Excerpts About Hell

Do you remember what we said attachment was? It is the pure substance of Hell itself. It is pure, unadulterated anguish. The anguish is exactly what is produced by the movement of attachment. The movement of attachment always occurs in one of two ways, either a movement away from pain or a movement towards pleasure. Regardless of how you might try to get out of this dilemma, you won’t. If you have either of these two attitudes – which are actually one attitude – you are in the dilemma. You can’t get out of a sticky situation by becoming stickier. You can’t get out of a swamp by going further into it. No matter how many times I say this, how many times I read the stories, you will not get it unless you make that principle of understanding your practice every minute, as much as possible.
Diamond Heart Book I, p. 225   •  discuss »

Work systems and schools have existed throughout history and around the world, each deploying certain methods according to their particular ways of understanding the human situation. All of these methods are ways of dealing with the personality or going around it, or a combination of the two . . . . . . . . . Older approaches can still be used to a certain extent, especially if modified to fit modern times and present communities. However, they are not expected to be as effective as they once were in their original homes at the times they were formulated. For instance, the old teachings of the Jewish cabbalists and the esoteric Christians were cast in the form of heaven and hell, populated by hierarchies of angels and devils. These formulations might still be useful in gaining certain insights and attitudes but will hardly be effective tools for a twentieth-century person to understand his life, let alone to use effectively for liberation. This understanding becomes even clearer when we consider, say, an American Midwesterner who is trying to understand and liberate himself using the Hindu images of Krishna and Shiva. Really to understand what these names stand for in the Indian mind he would have to understand the language and be steeped in and saturated by the Indian unconscious, which is full of the images of gods and goddesses. The images of Krishna and Shiva are accurately effective only in a mind whose unconscious developed in India, where these images formed part of the reality of childhood. Many people are still drawn to such ancient formulations, but that is mostly because of romantic and aesthetic considerations, not their effectiveness or efficiency.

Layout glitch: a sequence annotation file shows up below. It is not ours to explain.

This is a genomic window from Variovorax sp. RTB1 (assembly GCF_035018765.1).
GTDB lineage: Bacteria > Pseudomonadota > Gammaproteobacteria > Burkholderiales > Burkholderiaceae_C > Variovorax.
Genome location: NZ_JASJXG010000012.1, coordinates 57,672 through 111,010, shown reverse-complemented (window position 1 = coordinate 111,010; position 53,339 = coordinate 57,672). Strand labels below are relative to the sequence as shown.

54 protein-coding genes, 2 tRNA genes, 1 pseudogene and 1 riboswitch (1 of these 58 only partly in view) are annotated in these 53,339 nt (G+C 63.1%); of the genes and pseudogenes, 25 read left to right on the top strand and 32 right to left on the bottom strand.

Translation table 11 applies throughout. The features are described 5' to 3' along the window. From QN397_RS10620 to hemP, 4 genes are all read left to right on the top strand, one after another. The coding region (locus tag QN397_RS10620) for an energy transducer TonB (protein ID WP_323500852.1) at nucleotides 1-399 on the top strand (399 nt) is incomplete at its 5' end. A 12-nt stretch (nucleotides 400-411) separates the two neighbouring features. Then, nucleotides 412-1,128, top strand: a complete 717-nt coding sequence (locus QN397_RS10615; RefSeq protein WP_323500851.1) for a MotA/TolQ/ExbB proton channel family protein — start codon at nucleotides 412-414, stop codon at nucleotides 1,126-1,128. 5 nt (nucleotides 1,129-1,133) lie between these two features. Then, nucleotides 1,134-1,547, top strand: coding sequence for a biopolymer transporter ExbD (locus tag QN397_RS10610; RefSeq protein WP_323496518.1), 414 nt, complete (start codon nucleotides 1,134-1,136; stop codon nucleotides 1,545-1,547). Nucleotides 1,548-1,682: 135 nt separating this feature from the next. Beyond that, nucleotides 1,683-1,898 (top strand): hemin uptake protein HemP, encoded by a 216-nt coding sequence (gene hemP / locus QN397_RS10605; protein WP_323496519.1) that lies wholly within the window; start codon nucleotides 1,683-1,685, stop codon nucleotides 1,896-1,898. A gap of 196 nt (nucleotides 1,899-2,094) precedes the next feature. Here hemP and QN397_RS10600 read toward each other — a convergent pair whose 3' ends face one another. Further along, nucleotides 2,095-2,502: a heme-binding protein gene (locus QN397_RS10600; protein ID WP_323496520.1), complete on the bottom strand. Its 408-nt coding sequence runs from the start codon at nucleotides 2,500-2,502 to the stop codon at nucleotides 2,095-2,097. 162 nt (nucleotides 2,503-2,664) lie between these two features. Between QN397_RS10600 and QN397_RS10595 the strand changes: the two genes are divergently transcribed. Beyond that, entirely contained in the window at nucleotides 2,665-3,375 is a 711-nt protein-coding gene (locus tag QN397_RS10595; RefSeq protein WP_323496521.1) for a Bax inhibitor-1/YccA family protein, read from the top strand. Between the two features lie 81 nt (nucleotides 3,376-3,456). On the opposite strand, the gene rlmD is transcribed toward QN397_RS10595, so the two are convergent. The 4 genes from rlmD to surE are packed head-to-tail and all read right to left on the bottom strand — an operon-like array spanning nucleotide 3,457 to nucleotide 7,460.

Essence with the Elixir of Enlightenment, p. 107   •  discuss »

This principle is formulated in different ways. There are two main ways of working with it. One is the theistic approach, and the other is the nontheistic approach. The theistic formulation has been the main approach in the West. The Judeo-Christian and Moslem traditions were formulated around the existence of a deity or God. These traditions say that if you look toward God, you’ll go to heaven, and if you look toward anything else, you’ll go to hell. what is needed is complete faith, complete surrender, complete openness, complete turning toward God. This is nothing but the movement toward Essence, for God is nothing but the nature of Essence, the essence of Essence, the source of Essence. So if you turn toward Essence, the source of Essence, the nature of Essence, you will get the realm of the heart which is heaven. If you turn toward anything else, you will get what we call the “false pearl,” the personality, and all the suffering and misery which is hell. The nontheistic traditions—the Buddhists and Taoists, for instance—do not postulate the existence of God. The Buddhists speak of the Four Noble Truths. The first Noble Truth is that there is suffering. That is the nature of the personality. The second Noble Truth is that the cause of suffering is desire. The third Noble Truth is that there is a way out of that. And the fourth Noble Truth is the path. So there is suffering; its cause is desire; it is possible to have a cessation of desire; and there is a path towards that cessation. Desire here is the looking outward: “I want this. I want that. Give me love. Give me pleasure.” It is seeking things from the external. The cessation of desire is the movement inward. The theistic approach comes from the perspective of the heart. The other approach, the Buddhist one, is the perspective of the mind. They are basically the same thing.

Diamond Heart Book I, p. 187   •  discuss »